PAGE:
Intel is certainly on the right path with Sandy Bridge. They used the information gained from both Lynnfield and Clarksdale to build a much better CPU/GPU combination. We are seeing the advantages of a monolithic die design with the CPU and GPU combined, while we also find some of the limitations from both Lynnfield and Clarksdale resolved.
But even taking the GPU out of the picture, Intel has a pretty awesome CPU to offer to the market. I mean, we saw performance increases across the board. True, this is something you would (and should) expect from a new CPU, but the norm has become to show very minor performance gain and hardly ever across all testing categories like this.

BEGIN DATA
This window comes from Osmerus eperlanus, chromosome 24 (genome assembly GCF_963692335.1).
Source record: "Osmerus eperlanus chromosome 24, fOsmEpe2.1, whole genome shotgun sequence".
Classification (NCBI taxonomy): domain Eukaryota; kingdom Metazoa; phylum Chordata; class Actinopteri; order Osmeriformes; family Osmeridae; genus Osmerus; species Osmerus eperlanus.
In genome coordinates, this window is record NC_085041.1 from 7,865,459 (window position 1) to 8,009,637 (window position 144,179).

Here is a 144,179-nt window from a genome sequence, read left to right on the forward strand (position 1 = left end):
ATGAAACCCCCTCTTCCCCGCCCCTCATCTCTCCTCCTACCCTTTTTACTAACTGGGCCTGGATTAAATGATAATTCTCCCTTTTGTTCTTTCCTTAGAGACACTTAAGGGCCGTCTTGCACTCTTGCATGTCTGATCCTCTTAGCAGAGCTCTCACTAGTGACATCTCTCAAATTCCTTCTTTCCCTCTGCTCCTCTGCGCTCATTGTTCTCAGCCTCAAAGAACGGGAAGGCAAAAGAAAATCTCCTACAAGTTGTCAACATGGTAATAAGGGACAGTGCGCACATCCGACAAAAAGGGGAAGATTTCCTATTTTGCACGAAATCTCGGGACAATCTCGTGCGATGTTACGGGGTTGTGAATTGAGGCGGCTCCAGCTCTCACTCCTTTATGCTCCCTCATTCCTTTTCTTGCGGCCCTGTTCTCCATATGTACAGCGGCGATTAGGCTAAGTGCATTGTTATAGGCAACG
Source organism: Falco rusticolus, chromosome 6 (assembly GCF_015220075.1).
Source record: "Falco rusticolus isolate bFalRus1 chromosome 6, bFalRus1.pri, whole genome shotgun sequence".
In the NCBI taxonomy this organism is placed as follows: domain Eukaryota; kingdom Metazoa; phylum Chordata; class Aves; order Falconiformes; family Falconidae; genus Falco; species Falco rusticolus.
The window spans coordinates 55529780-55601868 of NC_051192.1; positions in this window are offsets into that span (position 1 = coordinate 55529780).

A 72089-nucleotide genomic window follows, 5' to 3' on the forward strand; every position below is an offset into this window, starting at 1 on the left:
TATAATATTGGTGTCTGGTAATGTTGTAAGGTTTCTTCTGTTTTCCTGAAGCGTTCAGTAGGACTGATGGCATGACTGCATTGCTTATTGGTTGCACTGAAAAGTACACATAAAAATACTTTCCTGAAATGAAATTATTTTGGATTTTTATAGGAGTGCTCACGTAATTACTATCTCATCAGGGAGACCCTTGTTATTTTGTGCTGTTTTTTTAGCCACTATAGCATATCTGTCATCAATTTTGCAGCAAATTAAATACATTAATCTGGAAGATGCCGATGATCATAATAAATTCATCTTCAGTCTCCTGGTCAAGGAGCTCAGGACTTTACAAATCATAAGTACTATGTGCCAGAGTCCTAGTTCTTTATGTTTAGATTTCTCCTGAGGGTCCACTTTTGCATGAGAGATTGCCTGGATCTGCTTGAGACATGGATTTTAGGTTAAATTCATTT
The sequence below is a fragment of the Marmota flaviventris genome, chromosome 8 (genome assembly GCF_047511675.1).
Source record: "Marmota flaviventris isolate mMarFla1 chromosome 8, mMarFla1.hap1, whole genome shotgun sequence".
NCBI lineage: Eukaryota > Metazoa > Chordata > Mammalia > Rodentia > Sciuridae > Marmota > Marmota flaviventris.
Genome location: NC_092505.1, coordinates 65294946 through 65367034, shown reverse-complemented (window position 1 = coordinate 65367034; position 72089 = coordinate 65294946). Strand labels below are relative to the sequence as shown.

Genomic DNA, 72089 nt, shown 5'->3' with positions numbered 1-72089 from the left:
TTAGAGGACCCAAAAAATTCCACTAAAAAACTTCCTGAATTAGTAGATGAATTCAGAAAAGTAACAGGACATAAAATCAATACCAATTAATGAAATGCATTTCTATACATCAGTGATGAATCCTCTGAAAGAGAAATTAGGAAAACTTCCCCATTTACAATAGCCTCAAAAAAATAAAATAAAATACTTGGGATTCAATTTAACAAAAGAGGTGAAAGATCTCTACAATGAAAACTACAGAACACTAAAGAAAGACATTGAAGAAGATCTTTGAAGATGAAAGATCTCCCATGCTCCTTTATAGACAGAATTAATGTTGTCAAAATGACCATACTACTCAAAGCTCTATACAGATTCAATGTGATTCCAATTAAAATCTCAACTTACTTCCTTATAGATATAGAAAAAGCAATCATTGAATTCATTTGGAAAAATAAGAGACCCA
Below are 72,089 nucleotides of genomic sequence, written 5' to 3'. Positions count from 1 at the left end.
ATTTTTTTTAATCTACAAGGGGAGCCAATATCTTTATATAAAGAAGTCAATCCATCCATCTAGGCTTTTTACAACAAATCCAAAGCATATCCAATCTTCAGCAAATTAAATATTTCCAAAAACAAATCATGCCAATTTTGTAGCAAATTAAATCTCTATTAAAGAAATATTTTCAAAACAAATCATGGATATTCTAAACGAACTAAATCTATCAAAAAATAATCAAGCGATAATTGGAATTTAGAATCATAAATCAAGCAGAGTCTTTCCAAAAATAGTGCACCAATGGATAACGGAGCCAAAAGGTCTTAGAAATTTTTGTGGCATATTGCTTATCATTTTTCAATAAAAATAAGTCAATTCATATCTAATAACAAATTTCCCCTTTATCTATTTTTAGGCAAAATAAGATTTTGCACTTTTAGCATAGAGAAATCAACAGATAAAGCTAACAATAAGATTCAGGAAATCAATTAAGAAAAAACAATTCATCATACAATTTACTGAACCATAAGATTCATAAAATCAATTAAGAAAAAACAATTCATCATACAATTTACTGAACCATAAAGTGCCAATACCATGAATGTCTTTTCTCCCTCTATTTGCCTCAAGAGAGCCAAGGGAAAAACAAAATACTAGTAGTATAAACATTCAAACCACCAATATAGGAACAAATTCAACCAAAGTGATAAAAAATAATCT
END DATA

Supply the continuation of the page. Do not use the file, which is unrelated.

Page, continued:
Sandy Bridge is a great step in a new direction and one that does not appear to hinder performance for the enthusiast that might not want to use an IGP. We found no problems with running Sandy Bridge on the P67 chipset and a discrete GPU. We hope to take a close look at the HD 2000/3000 and what it brings to the table on the H67 in the very near future. For now we can say that Intel has dropped a serious bomb on the market and it is one that AMD is ill prepared to defend against. This is even more so true when you consider the pricing range.
The Core i7-2600K will sell at $317 (in 1,000 unit lots), while the Core i5-2500K will run for $205. This should put the retail range at $400 for the 2600K and $300 for the 2500K. Both are excellent value for the performance they show.
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